Seven or eight years ago a nuclear war killed almost everybody and drove the survivors into underground cities.  But the ghouls, werewolves and vampires didn't follow humanity down there; they are living a parlous existence on the surface, waiting impatiently for the mainstream of the human race to return so they can resume their parasitic lifestyle.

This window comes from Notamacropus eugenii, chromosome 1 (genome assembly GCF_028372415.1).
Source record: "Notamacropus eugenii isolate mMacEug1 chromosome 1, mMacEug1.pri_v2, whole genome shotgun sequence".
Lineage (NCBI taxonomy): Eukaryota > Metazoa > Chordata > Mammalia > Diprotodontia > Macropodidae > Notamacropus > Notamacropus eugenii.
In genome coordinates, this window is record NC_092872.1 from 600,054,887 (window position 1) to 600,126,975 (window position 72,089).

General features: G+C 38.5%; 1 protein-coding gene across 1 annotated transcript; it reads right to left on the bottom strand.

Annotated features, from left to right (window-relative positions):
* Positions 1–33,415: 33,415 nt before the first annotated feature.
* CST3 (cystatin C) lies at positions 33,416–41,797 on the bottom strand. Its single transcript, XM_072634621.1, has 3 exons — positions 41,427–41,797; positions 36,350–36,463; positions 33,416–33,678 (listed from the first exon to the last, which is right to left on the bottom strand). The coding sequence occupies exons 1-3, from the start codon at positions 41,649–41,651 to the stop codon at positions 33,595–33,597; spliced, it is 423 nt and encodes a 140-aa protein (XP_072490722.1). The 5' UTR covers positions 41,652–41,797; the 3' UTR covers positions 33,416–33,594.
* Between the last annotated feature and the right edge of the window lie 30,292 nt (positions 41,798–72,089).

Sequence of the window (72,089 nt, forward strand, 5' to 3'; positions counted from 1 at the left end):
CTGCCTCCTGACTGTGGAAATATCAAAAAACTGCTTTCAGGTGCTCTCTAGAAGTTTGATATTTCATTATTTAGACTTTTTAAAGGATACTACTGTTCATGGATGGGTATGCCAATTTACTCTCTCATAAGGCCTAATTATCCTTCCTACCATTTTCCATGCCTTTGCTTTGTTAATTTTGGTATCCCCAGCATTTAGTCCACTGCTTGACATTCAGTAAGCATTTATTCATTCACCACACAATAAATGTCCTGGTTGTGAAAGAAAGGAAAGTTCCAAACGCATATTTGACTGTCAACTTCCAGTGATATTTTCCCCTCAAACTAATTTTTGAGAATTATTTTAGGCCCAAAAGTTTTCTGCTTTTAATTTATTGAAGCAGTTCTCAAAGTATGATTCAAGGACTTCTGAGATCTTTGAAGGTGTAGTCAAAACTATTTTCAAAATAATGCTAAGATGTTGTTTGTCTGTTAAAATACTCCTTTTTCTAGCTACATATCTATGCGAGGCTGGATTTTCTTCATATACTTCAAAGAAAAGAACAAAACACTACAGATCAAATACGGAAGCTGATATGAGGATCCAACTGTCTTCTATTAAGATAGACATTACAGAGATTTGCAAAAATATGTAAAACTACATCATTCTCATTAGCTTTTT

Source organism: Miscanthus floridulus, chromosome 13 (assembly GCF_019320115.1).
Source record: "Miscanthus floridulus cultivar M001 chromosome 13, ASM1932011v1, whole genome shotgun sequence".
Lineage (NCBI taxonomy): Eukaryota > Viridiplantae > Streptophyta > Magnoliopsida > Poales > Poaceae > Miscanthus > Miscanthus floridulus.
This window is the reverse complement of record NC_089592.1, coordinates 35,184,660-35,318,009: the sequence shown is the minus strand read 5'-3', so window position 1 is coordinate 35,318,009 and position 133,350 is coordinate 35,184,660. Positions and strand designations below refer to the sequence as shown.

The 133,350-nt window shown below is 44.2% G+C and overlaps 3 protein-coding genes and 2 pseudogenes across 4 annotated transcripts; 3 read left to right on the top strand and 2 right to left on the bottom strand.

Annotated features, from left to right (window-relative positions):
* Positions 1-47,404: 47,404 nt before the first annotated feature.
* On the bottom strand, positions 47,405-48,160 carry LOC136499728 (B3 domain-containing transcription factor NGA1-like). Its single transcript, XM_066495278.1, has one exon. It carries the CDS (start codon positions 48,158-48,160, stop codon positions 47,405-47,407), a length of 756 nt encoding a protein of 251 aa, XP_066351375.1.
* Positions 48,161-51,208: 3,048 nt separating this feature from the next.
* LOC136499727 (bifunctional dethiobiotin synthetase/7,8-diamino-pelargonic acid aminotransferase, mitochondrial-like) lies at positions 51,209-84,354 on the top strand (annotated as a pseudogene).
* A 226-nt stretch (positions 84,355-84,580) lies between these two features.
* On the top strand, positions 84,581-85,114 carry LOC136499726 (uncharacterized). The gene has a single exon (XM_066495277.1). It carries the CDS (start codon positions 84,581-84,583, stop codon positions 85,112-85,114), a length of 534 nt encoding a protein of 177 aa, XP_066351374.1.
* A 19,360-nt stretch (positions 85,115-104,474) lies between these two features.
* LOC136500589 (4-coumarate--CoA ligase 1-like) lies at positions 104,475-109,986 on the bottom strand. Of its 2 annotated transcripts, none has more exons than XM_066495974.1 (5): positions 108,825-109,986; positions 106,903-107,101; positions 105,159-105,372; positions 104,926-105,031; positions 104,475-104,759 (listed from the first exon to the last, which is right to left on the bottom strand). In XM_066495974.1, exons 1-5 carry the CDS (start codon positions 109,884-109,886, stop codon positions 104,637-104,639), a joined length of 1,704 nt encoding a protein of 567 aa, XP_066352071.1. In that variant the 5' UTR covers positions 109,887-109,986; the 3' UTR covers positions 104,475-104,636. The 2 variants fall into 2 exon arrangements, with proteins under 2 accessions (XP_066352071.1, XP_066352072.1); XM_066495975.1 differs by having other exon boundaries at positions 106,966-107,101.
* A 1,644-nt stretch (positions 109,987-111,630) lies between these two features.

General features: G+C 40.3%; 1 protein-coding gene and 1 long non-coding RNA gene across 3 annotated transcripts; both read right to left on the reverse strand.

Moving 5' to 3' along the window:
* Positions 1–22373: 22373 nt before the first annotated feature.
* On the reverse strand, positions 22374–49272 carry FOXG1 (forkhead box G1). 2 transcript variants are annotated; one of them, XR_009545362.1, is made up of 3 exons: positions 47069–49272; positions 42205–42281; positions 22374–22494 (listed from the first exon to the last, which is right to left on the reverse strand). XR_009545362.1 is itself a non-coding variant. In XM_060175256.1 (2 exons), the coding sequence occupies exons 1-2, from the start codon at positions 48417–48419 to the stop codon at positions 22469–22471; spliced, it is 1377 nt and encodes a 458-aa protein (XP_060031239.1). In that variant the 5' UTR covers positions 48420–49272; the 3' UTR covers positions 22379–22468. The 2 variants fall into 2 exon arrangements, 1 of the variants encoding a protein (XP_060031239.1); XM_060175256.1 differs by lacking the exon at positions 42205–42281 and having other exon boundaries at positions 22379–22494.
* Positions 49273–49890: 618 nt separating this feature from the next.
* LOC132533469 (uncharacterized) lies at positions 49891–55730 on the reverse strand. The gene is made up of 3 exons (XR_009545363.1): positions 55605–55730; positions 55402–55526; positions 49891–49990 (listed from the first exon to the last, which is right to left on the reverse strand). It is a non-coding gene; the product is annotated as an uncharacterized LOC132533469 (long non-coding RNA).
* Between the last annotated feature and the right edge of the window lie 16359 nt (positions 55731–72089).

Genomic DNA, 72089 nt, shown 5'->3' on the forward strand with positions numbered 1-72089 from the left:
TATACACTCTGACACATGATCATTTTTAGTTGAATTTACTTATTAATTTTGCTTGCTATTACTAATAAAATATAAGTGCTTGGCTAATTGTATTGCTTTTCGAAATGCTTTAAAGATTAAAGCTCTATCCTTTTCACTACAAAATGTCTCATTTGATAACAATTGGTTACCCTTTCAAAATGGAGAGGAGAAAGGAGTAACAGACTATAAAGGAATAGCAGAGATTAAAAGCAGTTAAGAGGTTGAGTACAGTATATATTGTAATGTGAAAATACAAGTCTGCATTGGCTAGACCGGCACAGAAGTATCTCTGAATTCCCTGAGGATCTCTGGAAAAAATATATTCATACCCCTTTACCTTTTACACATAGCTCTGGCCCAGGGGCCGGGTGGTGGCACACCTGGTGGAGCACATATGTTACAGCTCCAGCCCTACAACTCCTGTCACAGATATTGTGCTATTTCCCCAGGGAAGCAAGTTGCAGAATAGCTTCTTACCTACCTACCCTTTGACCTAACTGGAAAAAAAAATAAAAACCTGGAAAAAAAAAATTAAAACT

The narrative of this story concerns a ghoul, a werewolf and two vampires, one centuries-old, the other newly risen from his grave (the "Fresh Guy" of the title), hanging around the entrance to one of the underground bunker-cities, seeking signs their victims will emerge soon.  There is a lot of background exposition as the old hands describe to the newbie the story's setting and explain to him the rules of vampires in this story (many vampire stories expend a lot of ink explaining to us readers which of the traditional powers and vulnerabilities of vampires we see in such canonical sources as Dracula apply in this story, and science fictiony vampire stories in particular have to take time to tell you which Christian elements of vampire lore are stupid superstitions and detail convoluted justifications for the others) and then we finally get the plot in the last few pages as the old vampire and the ghoul plot against the new vampire, whom they suspect will league with the normal humans against them.